Given how large of a role power-ups play in the game, it’s no surprise that you can buy many more of them to help you through the trickier stages. You can buy these perks before a match using the little blue star coins, which are earned gradually through play (or purchased), or bought during matches using the mostly-premium gold coins. These boosts offer quick attacks to take out problematic balloons or barriers, or add extra moves to your limited tally in each stage, and can help provide a speedy benefit when the going gets tough.
As in Candy Crush and other similar games, you may feel tempted to take advantage of those quick fixes (or pay to continue) when you run into a wall: every so often, you’ll face a much-tougher-than-usual stage that impedes your progress, and you can only bang your head against it for so long before looking for a way out. To its credit, Angry Birds Blast doesn’t seem to spike in difficulty as obnoxiously as Candy Crush, at least in the first few dozen stages I’ve played through, but I wouldn’t be surprised if later stages are more consistently overwhelming.
Also, Angry Birds Blast lets you watch a video ad to gain a random power-up before a level, essentially trading up to 30 seconds of real time for a boost in the next puzzle. I usually don’t mind watching ads for bigger benefits in games, such as doubling an already-large stack of rewards in Best Fiends Forever, but a single power-up at the start of a match isn’t hugely helpful. I’d only bother if I kept losing a stage and couldn’t seem to break through otherwise.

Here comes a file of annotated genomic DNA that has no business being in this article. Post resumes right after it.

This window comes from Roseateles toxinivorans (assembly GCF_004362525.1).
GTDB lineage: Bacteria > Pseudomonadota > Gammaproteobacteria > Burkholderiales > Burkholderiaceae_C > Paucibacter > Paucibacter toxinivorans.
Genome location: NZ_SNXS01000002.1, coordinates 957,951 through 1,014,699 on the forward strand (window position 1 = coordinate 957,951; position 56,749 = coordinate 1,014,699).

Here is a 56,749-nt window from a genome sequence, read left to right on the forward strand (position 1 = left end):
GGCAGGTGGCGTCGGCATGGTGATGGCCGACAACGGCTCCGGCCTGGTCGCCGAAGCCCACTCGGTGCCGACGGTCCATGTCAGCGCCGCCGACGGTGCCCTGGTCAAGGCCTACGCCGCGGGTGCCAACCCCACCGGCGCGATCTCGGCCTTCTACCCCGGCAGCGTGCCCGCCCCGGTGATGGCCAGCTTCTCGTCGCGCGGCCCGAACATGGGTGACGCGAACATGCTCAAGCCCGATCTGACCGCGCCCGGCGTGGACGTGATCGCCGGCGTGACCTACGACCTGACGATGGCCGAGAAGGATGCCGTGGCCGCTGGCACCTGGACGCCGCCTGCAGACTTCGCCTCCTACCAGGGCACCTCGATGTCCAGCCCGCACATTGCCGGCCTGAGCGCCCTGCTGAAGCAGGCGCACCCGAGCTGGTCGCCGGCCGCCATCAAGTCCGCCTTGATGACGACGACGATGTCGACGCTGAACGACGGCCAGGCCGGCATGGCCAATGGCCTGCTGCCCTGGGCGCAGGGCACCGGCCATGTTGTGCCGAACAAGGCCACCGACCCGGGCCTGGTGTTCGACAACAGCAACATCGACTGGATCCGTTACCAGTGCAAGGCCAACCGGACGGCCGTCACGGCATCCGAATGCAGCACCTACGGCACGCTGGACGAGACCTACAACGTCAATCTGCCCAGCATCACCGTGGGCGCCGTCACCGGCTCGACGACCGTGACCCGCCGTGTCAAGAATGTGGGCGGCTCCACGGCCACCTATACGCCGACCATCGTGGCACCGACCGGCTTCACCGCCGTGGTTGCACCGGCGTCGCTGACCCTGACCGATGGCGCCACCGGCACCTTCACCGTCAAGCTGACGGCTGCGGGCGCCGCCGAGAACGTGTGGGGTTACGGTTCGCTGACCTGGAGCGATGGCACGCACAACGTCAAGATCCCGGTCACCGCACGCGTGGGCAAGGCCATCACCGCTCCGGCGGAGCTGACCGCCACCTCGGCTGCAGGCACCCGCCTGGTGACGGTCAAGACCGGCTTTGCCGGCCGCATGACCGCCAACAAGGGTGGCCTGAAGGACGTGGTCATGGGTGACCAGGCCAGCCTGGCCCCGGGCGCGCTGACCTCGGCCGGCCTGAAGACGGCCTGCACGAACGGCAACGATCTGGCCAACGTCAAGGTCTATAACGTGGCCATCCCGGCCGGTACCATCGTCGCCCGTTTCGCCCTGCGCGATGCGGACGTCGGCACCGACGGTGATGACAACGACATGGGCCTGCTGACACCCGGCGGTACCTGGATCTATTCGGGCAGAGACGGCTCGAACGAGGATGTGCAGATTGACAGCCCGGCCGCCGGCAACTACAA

Expectedly, the game also has an energy system, and you’ll burn one of five total hearts each time you lose a match, with each heart taking 30 minutes of real-world time to regenerate. You can buy back a full refill with coins or consider pestering Facebook friends for extra hearts, but I’d never personally do the latter… and we probably wouldn’t be Facebook pals for long if you did.
Ultimately, I spent $5 on gold coins—you can spend up to $100 at a time, naturally—and used them gradually over the course of a couple days: a continue here, a near-win power-up there. Angry Birds Blast occasionally hands out both currencies for completing missions along the way, as well as coins and power-ups for completing daily and weekly tasks, but there’s an obvious benefit to spending some cash when you really want the perk.
The problem is, I never cared enough; I wouldn’t have spent that money if I were playing just for fun. Honestly, if I hit a wall, I’d probably just stop playing altogether.
Angry Birds Blast is a decent game, but it’s an uninspiring one. It’s not the kind of game I’d ever tell a friend about, but not because I’d be ashamed to admit I did—only because I doubt I’d even remember having played it. It’s the frozen TV dinner of mobile gaming, ably filling a gap as needed without being special or memorable.
That’s OK. if we were updating last year’s ranking of every single Angry Birds game, Blast would probably land in the middle, right around Angry Birds Pop: another adequate and attractive game that can fill up spare moments. Still, it’s a shame that a series that was once so enthralling now settles for tolerability as its high bar.